Mexico’s pro-life movement battles to keep abortion forces out

By Jonathon Van Maren

As LifeSiteNews reported on February 11, pro-lifers in Mexico narrowly fended off an attempt to change the nation’s constitution in order to further permit abortion as well as redefine marriage and legalize euthanasia earlier this month. Debate on these proposed constitutional amendments, which are being championed by a handful of pro-abortion politicians, has been tabled for the time being, but legislators are under enormous pressure both domestically and internationally to modify Mexico’s constitution and include “reproductive autonomy” as well as “gender identity” as integral human rights, among others.

To find out what was happening on the ground in Mexico, I spoke with Rocío Gálvez de Lara, the national president of Comité Nacional Pro-Vida, Mexico’s largest pro-life organization. Here is our conversation:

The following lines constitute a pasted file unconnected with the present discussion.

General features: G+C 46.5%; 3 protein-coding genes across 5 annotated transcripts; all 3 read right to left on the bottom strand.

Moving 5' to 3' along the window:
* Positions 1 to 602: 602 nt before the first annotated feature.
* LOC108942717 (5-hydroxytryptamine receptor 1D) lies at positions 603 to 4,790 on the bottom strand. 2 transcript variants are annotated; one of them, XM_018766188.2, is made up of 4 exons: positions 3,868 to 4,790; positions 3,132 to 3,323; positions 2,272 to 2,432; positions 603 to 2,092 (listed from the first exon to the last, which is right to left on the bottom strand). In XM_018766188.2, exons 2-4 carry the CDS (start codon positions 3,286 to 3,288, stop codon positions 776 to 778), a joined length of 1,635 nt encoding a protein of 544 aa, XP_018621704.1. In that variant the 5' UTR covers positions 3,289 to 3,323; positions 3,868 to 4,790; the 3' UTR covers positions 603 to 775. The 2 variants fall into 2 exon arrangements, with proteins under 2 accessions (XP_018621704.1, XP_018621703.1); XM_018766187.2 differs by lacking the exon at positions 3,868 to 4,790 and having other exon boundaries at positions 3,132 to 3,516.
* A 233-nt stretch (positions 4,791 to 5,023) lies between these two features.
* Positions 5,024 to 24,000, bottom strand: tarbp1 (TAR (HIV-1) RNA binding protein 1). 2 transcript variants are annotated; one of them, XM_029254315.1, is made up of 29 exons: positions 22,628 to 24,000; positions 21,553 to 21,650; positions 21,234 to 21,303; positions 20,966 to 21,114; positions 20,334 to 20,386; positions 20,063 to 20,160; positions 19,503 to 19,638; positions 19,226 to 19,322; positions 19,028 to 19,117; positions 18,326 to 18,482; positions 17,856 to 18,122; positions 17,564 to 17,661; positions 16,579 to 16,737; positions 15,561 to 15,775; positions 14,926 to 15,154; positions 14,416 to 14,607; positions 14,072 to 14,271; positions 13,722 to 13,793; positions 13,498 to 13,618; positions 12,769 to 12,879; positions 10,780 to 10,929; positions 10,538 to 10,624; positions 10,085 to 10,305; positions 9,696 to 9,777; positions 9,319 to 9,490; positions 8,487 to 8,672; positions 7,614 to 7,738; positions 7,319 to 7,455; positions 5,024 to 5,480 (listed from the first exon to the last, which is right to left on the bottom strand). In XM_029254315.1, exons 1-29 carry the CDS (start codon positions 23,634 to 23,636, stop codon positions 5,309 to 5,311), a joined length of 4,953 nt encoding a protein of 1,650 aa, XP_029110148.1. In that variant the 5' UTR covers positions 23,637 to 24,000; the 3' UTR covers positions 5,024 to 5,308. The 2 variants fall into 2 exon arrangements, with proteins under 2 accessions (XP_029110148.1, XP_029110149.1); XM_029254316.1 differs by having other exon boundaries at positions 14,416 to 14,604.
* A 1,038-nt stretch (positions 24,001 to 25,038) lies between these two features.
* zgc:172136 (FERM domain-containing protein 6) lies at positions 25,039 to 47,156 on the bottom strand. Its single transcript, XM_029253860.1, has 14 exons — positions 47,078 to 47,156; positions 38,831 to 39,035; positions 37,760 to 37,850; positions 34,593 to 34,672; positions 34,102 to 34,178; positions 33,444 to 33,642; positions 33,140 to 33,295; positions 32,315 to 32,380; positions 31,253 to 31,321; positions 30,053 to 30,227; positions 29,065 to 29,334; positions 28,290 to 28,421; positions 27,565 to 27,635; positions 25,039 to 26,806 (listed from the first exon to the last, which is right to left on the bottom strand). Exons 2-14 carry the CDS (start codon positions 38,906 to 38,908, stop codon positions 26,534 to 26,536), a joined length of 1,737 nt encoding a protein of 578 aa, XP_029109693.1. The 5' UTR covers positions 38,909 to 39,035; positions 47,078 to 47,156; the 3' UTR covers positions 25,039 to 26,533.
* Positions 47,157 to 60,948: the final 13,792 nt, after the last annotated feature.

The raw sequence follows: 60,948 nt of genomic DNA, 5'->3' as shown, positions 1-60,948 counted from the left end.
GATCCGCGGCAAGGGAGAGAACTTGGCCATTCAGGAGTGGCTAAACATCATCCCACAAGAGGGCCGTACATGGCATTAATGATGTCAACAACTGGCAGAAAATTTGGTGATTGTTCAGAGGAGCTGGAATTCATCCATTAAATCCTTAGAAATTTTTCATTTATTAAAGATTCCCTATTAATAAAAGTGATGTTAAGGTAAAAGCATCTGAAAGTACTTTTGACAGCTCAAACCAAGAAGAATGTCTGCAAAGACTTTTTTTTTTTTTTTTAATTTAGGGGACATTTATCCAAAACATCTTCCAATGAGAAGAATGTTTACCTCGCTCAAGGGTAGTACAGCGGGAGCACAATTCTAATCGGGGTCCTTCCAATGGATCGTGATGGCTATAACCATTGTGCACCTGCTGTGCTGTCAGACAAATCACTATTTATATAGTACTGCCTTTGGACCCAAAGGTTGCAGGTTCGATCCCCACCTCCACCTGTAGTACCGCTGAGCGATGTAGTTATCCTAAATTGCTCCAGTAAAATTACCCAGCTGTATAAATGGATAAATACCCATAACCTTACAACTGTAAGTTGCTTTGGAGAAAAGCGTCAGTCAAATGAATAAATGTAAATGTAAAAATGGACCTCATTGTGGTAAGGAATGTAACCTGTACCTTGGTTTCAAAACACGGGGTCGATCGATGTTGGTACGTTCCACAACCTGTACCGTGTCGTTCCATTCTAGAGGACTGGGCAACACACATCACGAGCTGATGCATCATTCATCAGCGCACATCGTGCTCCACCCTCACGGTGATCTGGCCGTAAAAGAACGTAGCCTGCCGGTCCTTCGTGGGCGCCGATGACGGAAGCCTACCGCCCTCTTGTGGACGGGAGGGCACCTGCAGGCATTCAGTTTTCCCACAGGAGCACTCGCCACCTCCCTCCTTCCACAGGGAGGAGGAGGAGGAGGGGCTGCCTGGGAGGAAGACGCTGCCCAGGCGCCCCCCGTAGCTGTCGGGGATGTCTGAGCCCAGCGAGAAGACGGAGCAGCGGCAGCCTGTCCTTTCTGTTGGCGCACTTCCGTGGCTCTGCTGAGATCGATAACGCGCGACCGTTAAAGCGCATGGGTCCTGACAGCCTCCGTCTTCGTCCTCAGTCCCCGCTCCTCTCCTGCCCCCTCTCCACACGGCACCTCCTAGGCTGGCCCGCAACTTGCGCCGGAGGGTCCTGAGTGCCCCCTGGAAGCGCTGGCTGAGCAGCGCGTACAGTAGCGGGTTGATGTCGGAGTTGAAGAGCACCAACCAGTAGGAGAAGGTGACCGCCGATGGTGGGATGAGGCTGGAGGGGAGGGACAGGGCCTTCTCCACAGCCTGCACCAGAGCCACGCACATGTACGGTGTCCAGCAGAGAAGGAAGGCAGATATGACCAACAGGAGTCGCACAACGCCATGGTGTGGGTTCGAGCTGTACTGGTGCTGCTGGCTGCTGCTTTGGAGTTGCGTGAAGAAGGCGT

LifeSiteNews (LSN): What is the status quo regarding abortion in Mexico?

Rocío Gálvez de Lara (de Lara): Regarding this subject we have to clarify the status of abortion by methods. If we consider chemical abortion, the morning after pill, we have to say that it’s legal in our country to buy these abortifacients without any restrictions. You don´t have even to present a medical prescription given by a doctor. In contrast, if you buy an antibiotic, you have to do so. It’s terrible that such drugs are available to anyone who can afford to buy them, adolescents, young people, any time they want. In 2014, only one company that distributes them reported sales for 5 million pills nationwide.

With respect to the RU-486, we know that women can buy them through the Internet and they deliver to any place in Mexico, so we don’t have official numbers on how many Mifespristone pills are being sold.


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